any money saving tips?

Keshia - posted on 10/30/2010 ( 9 moms have responded )

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So me and my husband just got paid thursday and after paying bills we have $40 to last us 2 weeks I dont know what to do anymore Im so depressed from not having money he works full time but I only work 16hrs a week because if I worked anymore we would have to pay daycare so it doesnt really pay to work anymore we dont qualify for foodstamps they say we make too much money my son is allergic to milk and WIC wont cover soy milk and its like $3 for a half gallon Im hoping diapers will last us till next pay period because then we would only have like $20 oh and Im pregnant I just dont know what to do anymore it seems like everything is just going wrong and we cant get any help because we are married and they say we make too much money is there anything I can do to save money I use coupons but that just doesnt seem to do much is there anywhere I can go to get help?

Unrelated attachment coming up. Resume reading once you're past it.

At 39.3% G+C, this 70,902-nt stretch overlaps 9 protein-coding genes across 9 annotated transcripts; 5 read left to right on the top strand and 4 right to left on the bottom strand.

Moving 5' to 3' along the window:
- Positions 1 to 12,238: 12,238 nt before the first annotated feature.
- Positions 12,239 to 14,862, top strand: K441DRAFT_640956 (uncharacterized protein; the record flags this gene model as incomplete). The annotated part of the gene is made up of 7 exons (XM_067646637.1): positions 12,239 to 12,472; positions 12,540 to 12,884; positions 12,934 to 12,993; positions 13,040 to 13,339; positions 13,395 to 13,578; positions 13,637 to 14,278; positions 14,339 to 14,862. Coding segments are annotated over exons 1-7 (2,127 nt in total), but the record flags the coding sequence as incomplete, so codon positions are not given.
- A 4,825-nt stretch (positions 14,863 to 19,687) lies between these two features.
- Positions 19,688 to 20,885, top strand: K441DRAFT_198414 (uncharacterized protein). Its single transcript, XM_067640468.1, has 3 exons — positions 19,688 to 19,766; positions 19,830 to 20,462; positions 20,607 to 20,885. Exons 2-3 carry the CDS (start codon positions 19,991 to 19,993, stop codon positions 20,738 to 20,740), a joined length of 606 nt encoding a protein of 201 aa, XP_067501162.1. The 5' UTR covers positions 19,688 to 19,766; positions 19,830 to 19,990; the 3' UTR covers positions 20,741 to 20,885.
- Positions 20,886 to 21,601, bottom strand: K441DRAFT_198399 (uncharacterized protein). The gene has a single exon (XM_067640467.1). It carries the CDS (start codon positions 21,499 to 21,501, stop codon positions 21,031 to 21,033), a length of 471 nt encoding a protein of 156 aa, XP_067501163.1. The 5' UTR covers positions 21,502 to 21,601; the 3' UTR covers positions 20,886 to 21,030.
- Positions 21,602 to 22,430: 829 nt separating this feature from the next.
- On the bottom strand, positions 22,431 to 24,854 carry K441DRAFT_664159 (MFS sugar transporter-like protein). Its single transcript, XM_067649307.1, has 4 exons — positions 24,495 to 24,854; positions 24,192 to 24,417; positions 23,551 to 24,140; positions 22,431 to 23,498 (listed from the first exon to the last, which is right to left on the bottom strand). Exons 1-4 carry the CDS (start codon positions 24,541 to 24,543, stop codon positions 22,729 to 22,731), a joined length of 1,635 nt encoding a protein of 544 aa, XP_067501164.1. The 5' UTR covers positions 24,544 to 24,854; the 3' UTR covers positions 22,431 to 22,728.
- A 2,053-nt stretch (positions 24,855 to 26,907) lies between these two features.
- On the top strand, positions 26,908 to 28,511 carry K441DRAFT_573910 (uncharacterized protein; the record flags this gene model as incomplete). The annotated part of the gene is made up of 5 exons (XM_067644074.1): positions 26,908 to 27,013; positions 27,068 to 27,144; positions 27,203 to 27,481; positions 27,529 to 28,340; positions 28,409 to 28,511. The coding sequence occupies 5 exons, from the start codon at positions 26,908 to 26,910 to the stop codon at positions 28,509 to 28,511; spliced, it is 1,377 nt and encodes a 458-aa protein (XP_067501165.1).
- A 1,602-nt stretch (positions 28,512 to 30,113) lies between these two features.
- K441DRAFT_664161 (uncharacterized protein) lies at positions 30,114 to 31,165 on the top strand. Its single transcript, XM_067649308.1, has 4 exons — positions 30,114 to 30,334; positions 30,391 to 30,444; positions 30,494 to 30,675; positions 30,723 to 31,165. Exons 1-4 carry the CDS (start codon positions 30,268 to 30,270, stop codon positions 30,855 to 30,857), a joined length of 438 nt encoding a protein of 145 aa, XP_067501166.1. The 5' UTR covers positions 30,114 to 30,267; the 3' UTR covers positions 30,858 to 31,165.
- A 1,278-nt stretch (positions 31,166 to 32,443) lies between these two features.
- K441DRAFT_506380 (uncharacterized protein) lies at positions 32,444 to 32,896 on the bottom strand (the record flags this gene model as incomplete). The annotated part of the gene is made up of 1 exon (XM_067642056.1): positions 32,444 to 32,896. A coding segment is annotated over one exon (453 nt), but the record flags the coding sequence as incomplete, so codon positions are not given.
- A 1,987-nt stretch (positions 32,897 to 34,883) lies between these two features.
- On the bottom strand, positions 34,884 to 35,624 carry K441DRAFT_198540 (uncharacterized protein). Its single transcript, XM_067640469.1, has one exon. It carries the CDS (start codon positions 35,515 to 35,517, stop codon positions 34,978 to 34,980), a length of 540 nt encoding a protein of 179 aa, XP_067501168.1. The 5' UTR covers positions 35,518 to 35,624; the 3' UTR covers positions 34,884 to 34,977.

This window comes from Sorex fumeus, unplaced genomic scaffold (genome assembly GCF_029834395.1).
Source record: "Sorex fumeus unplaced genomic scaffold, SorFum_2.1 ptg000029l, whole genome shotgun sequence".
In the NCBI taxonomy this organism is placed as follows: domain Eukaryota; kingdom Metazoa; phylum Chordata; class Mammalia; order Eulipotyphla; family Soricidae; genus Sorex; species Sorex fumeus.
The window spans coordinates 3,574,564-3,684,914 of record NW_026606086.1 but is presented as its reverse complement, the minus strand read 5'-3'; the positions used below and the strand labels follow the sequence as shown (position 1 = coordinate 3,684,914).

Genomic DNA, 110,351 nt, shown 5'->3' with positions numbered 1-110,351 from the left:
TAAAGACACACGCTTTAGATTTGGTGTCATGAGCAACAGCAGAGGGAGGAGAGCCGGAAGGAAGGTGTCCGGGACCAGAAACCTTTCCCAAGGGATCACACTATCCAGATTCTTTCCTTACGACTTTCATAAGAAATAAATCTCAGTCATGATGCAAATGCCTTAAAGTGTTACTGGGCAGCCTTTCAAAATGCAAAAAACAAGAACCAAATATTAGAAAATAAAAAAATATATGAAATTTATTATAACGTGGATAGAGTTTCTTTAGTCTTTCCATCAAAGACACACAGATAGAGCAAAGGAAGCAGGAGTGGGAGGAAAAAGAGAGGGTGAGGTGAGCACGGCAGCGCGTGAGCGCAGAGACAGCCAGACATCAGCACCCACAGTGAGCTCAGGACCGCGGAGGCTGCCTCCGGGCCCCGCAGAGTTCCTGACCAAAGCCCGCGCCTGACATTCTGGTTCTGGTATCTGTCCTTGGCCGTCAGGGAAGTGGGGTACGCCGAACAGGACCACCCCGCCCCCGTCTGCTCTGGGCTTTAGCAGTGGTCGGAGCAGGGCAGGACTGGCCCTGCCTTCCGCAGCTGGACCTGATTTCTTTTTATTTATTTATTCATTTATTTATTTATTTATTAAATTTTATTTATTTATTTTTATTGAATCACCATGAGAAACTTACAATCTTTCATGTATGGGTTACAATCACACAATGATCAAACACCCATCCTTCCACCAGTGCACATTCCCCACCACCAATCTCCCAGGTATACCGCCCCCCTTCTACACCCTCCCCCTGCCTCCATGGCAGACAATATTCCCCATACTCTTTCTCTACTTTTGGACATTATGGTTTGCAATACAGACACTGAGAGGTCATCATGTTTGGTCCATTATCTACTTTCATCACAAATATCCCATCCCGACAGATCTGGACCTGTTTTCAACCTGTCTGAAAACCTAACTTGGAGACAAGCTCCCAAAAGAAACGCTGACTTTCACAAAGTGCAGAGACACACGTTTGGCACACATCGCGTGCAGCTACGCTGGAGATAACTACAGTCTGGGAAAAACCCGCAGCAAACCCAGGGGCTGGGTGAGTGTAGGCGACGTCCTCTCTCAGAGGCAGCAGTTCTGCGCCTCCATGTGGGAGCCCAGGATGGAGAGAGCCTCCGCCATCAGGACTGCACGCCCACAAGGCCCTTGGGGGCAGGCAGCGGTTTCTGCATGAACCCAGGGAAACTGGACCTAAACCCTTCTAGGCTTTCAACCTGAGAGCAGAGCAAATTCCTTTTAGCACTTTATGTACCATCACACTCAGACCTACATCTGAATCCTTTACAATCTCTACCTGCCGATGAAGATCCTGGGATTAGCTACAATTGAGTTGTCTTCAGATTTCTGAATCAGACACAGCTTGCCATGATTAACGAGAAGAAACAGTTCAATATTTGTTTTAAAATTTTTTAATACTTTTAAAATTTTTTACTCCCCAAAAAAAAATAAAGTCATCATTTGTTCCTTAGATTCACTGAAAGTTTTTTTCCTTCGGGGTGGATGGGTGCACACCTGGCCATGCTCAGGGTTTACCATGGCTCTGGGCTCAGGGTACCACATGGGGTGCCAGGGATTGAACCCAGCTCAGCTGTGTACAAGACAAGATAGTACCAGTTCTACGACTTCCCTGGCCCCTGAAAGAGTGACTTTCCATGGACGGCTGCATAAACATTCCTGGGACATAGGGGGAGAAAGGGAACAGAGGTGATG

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Keshia - posted on 10/30/2010

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thanks I think im going to look into the phone thing when my husbands contract is up also thanks for saying its going to be ok sometimes I dont think stay at home moms get enough credit I still work a little but Im constantly cleaning feeding changing bathing everything it just seems like I never get a break especially since having a baby Ive pretty much lost all of my friends Im always at home the only time I get out of the house is to pay bills go to work or going tot he store for something we need I hope my son is a good big brother when the new baby gets here and wants to help me ill need all the help I can get my husband works 3rd shift so sleeps during the day